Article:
I did not think that my letter would be this long. I hope that you did not regret the time it took to read it. I wish for you now a good year with splendid health and lots of pleasure.
Herrn Theodor Schütze den 20 März, 1979
Sehr geehrte Herr Schütze,
Zuerst, möchte ich Ihnen recht herzlich danken für Ihren Brief von 14.1.1979. Sie können es kaum glauben wie erfreut ich war als ich Ihren Brief bekam. Haben Sie mein allerherzlichen Dank für die Übersetzung die Sie für mich angefertigt haben. Ich bin so sehr froh darüber. Es ist für mich eine Ehre dass Sie mir die Leichenpredigt übersetzt haben, weil jetzt weiss ich das alles in Richtigkeit übersetzt ist.
Unser Plan für das 125ste Jubiläum der Sorbische Einwanderung besteht noch. Wenn alles nach unser Plan geht, werden wir eine Fest an 24 Juni, 1979, feiern. Da werden wire in grosses Picnic haben. Auch werden wir einen dreisprächigen Gottesdienst haben (Englisch, Deutsch, Sorbisch). Leider gibt es nur einen Pastor der auf sorbisch predigen kann. Mehr schade ist es dass nur noch wenige Leute fliessend sorbisch sprechen können. Wir werden auch einen Film zeigen über Serbin und der sorbischen Einwanderung. Es wird sehr nett sein und ich sehe schon der Feier mit Freuden entgegen. Noch schöner würde es sein wenn Sie auch hier sein könnten. Ich möchte Sie gerne persönlich kennen lernen.
Ich lege einige Fotos und Ansichtskarten bei. Ein Foto ist von der Innenseite der Kirche zu Serbin. Die Kirche wurde zwischen 1867-1871 erbaut. Ein Foto ist von Herrn Pastor Jan Kilian. Zwei Fotos sind von der Glocke der Sorben die sie von Deutschland mitgebracht hatten und die ihnen bis 1915 gedient hat. Auf der einen Seite der Glocke steht folgendes eingeschrieben: “ Gottes Wort und Luther’s Lehr’ , vergehet nun und nimmermehr”. Auf der anderen Seite steht: “ Gegossen von Fr. Gruhl in Kleinwelke, 1854”. Die Ansichtskarten sind etliche Landschaftsbilder in Texas und besonders auch in San Antonio, Texas, wo ich wohne.
Herr Schütze, haben Sie von dem “Lebenswecker” gehört? Der Lebenswecker war eine Volksmedizin. Er wurde hier in Texas oft bei den Sorben benutzt. Die Sorben hatten er mitgebracht aus Deutschland. Er ist ein Apparat welcher ungefähr acht Zoll lang ist. An einem Ende gibt es ungefähr dreizig kleine Nadeln. Innenseits des Griffs ist ein Sprungfeder. Mann zieht den Griff, läs es los, und die Nadeln stechen die Haut. Dann reibt mann etwas “Lebenswecker Öl” in die Wunde und dann war alles fertig. Vielleicht war dies ein Vorgänger der Akupunktur. Ich möchte auch fragen ob sie von “Das Siebente Buch Moses” gehört haben. Mann sah es an als Hexenbuch. Die Sorben in Texas waren früher sehr abergläubisch.
Ich muss für heute schliessen. Noch tausendmal Dank für Ihre Freundlichkeit.
Mit freundlichen Grüssen,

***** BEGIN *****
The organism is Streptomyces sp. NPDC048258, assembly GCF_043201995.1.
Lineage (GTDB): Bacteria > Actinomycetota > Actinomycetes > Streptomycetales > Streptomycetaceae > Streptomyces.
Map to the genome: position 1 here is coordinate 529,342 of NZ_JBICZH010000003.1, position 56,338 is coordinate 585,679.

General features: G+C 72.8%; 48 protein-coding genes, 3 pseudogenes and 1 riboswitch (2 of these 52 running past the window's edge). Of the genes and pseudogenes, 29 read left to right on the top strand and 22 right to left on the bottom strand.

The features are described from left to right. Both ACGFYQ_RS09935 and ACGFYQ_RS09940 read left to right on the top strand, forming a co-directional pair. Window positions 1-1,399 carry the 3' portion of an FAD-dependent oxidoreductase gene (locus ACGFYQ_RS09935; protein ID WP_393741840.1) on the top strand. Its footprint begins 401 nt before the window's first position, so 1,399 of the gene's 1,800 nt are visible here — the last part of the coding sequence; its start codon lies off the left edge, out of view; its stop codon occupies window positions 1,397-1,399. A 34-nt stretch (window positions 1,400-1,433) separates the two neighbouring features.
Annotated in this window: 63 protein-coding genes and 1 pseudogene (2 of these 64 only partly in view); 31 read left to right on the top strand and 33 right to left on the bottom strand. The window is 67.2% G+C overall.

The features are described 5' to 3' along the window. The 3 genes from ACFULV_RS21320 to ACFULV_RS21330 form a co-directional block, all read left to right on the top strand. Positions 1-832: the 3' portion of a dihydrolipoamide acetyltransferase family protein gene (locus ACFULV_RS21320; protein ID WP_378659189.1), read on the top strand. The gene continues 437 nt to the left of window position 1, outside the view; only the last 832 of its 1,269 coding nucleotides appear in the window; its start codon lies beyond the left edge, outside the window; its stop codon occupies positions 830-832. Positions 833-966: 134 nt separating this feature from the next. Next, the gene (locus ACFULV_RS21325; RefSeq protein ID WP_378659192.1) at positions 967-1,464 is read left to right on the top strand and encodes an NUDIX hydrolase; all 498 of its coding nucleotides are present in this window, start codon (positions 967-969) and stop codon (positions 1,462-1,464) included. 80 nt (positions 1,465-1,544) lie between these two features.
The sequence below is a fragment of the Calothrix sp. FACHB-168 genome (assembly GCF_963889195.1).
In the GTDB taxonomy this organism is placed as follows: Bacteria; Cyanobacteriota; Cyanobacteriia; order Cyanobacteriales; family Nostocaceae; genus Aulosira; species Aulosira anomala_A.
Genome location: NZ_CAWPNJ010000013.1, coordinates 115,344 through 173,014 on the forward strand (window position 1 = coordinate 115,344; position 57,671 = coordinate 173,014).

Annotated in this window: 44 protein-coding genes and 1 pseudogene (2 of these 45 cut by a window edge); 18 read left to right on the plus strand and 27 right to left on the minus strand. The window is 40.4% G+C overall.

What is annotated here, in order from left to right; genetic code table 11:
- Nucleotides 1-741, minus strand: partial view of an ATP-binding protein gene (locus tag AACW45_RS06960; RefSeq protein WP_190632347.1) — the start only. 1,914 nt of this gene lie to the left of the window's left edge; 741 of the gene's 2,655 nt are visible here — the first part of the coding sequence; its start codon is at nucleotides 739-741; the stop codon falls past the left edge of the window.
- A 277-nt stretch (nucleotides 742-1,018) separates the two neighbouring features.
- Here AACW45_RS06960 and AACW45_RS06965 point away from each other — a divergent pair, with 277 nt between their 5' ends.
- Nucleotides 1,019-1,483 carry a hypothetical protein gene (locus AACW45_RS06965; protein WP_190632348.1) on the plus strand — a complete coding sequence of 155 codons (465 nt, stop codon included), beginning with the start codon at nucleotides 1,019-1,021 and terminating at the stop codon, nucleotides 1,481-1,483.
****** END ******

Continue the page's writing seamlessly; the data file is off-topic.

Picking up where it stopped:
Mr. Theodor Schuetze, 20 March 1979
Very honored Mr. Schuetze,
First of all, I wish to thank you from my heart for your letter of January 14, 1979. You can hardly imagine how delighted I was when I receive your letter. Please accept my heartfelt thanks for the translation that you did for me. I’m extremely pleased about it. It is an honor for me that you translated the burial sermon as I now know that it was done correctly.
Our plans to celebrate the 125th anniversary of the Sorbian emigration is still on schedule. If everything proceeds according to plan, the event will be celebrated on the 24th of June, 1979. We will feature a large picnic gathering and intend to have religious service in three languages (English, German Sorbian). Regretfully, there is only one pastor who is able to preach in Sorbian. And it is even sadder that very few people are still capable of speaking fluently in the Sorbian language. We will also be showing a film about Serbin and the emigration of the Sorbs. It will be enjoyable and I am looking forward to the festivities among friends. It would be even nicer if you could be with us. I would love to get to know you, in person.
I am enclosing a few photos and picture postcards. One photo shows the inside of the church at Serbin. The church was built between the years 1867-1871. Another photo is of Pastor Jan Kilian. Two pictures are of the bell which the Sorbs brought with them from Germany. The following inscription appears on one side of the bell: “God’s Word and Luther’s teaching, will not wane now or evermore”. On the other side it is written: “Cast by Fr. Gruhl in Kleinwelke, 1854”. The picture postcards depict some rural locations in Texas and, especially, also San Antonio, Texas, where I reside.
Mr. Schuetze, have you heard of “Lebenswecker” (that which awakens life)? The Lebenswecker was a folk medical procedure. It was frequently used by the Sorbs in Texas who had brought it with them from Germany. It is a device about 8 inches long. There are some 30 small needles on one end. A spring is located inside the handle. The tension is released as one pulls on the handle and the needles penetrate skin. Lebenswecker oil was then rubbed into the wound which concluded the operation. Might that have been the precursor of acupuncture? Might I also ask if you have heard of “The Seventh Book of Moses“? It was considered a witching book. The Sorbs were very superstitious.
I will have to close for today. Again, a thousand thanks for your friendliness.
With friendly greetings,